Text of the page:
- For low potassium: add wood ash and compost rich in banana peels
- For low calcium: add lime (either calcium carbonate lime or dolomitic lime), gysum, or clam/oyster shells
- For low magnesium: add epsom salts or dolomitic lime
7. Raised Beds
If you’ve been working in improving your garden soil, and still aren’t getting the results you want, it might be time to consider raised beds. Raised beds are an easy way to fix poor garden soil problems, as you can fully control what goes into the boxes. Plus, they can look pretty spiffy and they don’t have to be expensive. Check out these raised bed designs for some inspiration.
Happy soil improving my friends!
🙂 great post, we were very supprised by the the mulch effect on our soil here in north ga, churt is a better name, but after 3 years of leaves, straw, hay and manure no more tilling required. Best of all the ” you cant do that, till, row sythetic fertilizer crowd” is complimenting the soil. i know youll say hay has seed in it, yes it does but we have found that an application of 3in of compacted, basically unroll it will stop that issue. I trade pigglets for access to that much hay. Three 6ft rolls have been added to the garden, about 500 sq feet this spring. I have 6 more rolls on stand by. The best cover crops iv had have been buck wheat and mammoth red clover. Warning though buckwheat comes back like a weed. I embrace it because its a nitigen fixer. Unfortunantly most any wheat grass you can get your hands on has been modified, from producing 6ft root systems to 6in. So sad, althought it takes years to reach that depth it would be a lovely option for future garden spots. Sorry to ramble but these days people only want to talk about the election and the “news”,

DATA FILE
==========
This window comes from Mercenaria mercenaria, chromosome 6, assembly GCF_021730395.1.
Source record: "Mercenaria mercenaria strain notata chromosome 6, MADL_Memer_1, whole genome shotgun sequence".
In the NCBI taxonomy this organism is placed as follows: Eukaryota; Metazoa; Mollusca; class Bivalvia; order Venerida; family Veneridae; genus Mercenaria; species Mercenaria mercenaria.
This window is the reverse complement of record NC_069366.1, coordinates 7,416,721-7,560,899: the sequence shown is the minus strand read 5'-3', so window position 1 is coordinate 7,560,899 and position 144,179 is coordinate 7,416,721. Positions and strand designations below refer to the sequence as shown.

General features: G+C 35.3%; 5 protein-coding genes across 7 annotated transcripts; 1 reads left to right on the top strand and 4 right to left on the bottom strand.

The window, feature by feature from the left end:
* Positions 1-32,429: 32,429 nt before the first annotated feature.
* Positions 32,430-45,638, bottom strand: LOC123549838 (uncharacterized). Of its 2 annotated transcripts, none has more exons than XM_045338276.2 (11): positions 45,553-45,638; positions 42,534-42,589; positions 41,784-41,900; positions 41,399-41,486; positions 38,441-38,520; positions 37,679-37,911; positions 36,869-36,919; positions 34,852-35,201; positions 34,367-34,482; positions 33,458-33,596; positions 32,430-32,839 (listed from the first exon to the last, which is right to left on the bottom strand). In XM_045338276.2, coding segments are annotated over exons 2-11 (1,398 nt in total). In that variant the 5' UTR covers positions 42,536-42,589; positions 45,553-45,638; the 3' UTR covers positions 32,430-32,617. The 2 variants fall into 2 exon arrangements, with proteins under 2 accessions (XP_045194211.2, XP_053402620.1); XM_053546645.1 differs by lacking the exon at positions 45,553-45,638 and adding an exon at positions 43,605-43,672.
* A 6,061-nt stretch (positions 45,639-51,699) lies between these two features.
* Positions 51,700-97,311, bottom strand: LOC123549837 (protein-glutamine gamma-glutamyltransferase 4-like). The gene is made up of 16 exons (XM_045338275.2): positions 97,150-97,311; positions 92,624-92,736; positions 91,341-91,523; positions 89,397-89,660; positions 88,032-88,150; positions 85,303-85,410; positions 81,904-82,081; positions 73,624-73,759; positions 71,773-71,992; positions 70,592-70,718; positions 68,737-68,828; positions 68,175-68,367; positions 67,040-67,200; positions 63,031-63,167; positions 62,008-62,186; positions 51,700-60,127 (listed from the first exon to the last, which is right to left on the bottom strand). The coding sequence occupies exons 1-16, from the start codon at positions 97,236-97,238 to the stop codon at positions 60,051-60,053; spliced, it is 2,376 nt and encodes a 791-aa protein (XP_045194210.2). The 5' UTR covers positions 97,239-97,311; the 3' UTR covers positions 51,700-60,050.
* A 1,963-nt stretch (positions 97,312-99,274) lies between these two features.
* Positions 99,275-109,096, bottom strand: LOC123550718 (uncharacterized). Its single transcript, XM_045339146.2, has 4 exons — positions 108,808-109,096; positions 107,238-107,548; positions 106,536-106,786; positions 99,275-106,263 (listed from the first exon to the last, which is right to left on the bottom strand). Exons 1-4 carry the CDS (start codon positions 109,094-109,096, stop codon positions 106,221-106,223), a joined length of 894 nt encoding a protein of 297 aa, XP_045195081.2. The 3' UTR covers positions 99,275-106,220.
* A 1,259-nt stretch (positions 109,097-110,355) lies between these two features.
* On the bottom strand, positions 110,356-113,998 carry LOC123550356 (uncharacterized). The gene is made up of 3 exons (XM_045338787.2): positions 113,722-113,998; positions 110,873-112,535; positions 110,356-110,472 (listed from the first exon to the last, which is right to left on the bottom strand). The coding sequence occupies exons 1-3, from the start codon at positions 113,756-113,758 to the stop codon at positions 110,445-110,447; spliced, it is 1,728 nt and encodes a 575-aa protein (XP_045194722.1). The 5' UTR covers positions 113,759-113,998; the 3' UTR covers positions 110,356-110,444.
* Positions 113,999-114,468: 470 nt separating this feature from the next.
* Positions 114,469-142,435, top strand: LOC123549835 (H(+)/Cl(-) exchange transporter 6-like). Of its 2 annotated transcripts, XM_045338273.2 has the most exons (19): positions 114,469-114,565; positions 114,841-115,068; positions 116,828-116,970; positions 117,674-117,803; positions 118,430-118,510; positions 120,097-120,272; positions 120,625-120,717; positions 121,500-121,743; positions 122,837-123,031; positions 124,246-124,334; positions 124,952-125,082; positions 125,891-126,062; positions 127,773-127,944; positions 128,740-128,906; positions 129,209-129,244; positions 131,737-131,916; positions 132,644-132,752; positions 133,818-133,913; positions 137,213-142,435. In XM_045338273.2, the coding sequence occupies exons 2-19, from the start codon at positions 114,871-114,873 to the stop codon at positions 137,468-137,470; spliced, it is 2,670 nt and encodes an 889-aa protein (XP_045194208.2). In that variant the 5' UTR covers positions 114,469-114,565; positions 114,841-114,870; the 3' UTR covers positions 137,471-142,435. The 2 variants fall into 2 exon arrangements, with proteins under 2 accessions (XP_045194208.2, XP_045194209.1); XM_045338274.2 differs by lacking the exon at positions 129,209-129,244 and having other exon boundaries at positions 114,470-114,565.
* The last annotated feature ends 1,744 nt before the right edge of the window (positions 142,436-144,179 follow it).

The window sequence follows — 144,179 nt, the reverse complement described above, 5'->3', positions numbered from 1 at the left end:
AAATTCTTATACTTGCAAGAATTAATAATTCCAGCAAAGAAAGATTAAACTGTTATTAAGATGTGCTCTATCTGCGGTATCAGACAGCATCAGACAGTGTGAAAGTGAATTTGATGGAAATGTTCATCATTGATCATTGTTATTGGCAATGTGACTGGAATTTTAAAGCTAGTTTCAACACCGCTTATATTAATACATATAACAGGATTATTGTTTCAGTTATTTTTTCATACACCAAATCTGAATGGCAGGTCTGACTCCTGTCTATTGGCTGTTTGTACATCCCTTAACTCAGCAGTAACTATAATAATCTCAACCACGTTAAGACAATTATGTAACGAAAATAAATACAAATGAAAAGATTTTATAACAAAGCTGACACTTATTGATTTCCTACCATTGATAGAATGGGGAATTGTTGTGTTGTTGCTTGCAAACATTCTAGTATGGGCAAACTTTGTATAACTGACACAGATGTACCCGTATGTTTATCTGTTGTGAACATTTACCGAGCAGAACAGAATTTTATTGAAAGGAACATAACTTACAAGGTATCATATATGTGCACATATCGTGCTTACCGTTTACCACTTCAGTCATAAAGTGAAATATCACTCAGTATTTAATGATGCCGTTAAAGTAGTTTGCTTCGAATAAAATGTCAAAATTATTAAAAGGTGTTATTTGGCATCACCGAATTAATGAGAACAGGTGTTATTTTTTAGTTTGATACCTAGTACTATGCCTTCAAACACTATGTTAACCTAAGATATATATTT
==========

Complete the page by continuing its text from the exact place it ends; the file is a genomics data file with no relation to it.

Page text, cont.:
I have to unload somewhere.
Jill Winger says
That is awesome, Dean! And it’s a great feeling when the “conventional crowd” complements your organic efforts, too. 😉
Gina Vilius says
Jill, when you say planting cover crops means that you cannot use that plot next season, are you saying no use all year? We plant cover crop after summer harvest and til it into soil in spring before planting. Thoughts?
Also, I love your ideas of straw, grass, compost and mulch for th garden, but I struggle with understanding how to come up with enough of these things without spending a fortune (I know you’re like “grass is free”!?), but I don’t have any way to collect a reasonable amount. Last hay bail I bought was $11 so not looking to our CCT are a ton for my 2,000 sq ft plot…same with compost. I spent about $40 on a yard of compost, but could probably use 5 yards?????
Jackie Riffice says
Every time we dig a hole, we fill it with some home blended compost. We support almost all of your 7 strategies (cover crops never work the way we planned them!).
Jill Winger says
Yes– I love throwing compost in my hole too! Magical stuff!
John Duffy says
Another great soil amendment is molasses. For small garden plots, I use 1/2 cup black strap molasses per 5 gallons water after working-in some composted manure. The sugar just seems to jump-start the garden plants.
Jill Winger says
Neat idea John! Thanks for sharing.
C D Downs says
While molasses has a bunch of good stuff in it, iron, minerals, etc. it is also a nitrogen gobbler. It will take up all your nitrogen till it breaks down. I learned the hard way. Doing research on my problem with a failing garden I discovered the culprit; molasses I had used! I added some nitrogen for my hungry plants and the started growing like a boss!
Not everyone soil is the same all kinds of different issues ,the molasses worked for him and not yours!
Thanks everybody for sharing all of your ideas !